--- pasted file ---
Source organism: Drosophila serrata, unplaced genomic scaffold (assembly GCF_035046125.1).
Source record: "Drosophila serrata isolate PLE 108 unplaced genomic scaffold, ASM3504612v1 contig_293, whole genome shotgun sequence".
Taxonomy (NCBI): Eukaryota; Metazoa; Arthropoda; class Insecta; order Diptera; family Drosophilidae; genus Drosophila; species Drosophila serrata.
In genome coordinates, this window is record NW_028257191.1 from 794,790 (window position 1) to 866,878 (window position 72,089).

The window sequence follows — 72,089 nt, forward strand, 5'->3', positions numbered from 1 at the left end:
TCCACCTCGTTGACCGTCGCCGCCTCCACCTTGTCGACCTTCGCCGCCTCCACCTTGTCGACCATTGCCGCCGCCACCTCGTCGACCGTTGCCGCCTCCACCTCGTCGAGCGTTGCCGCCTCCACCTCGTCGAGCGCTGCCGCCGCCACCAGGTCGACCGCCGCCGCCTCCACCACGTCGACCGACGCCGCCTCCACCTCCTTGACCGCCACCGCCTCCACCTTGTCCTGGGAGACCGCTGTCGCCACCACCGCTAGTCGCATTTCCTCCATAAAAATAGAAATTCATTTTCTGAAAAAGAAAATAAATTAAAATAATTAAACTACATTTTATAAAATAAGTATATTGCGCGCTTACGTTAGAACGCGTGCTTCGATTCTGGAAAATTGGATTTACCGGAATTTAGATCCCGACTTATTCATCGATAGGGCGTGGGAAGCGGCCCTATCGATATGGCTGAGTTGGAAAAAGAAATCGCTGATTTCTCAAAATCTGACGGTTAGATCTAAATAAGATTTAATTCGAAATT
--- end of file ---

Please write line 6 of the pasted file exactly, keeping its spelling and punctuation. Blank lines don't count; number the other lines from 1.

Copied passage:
TCCACCTCGTTGACCGTCGCCGCCTCCACCTTGTCGACCTTCGCCGCCTCCACCTTGTCGACCATTGCCGCCGCCACCTCGTCGACCGTTGCCGCCTCCACCTCGTCGAGCGTTGCCGCCTCCACCTCGTCGAGCGCTGCCGCCGCCACCAGGTCGACCGCCGCCGCCTCCACCACGTCGACCGACGCCGCCTCCACCTCCTTGACCGCCACCGCCTCCACCTTGTCCTGGGAGACCGCTGTCGCCACCACCGCTAGTCGCATTTCCTCCATAAAAATAGAAATTCATTTTCTGAAAAAGAAAATAAATTAAAATAATTAAACTACATTTTATAAAATAAGTATATTGCGCGCTTACGTTAGAACGCGTGCTTCGATTCTGGAAAATTGGATTTACCGGAATTTAGATCCCGACTTATTCATCGATAGGGCGTGGGAAGCGGCCCTATCGATATGGCTGAGTTGGAAAAAGAAATCGCTGATTTCTCAAAATCTGACGGTTAGATCTAAATAAGATTTAATTCGAAATT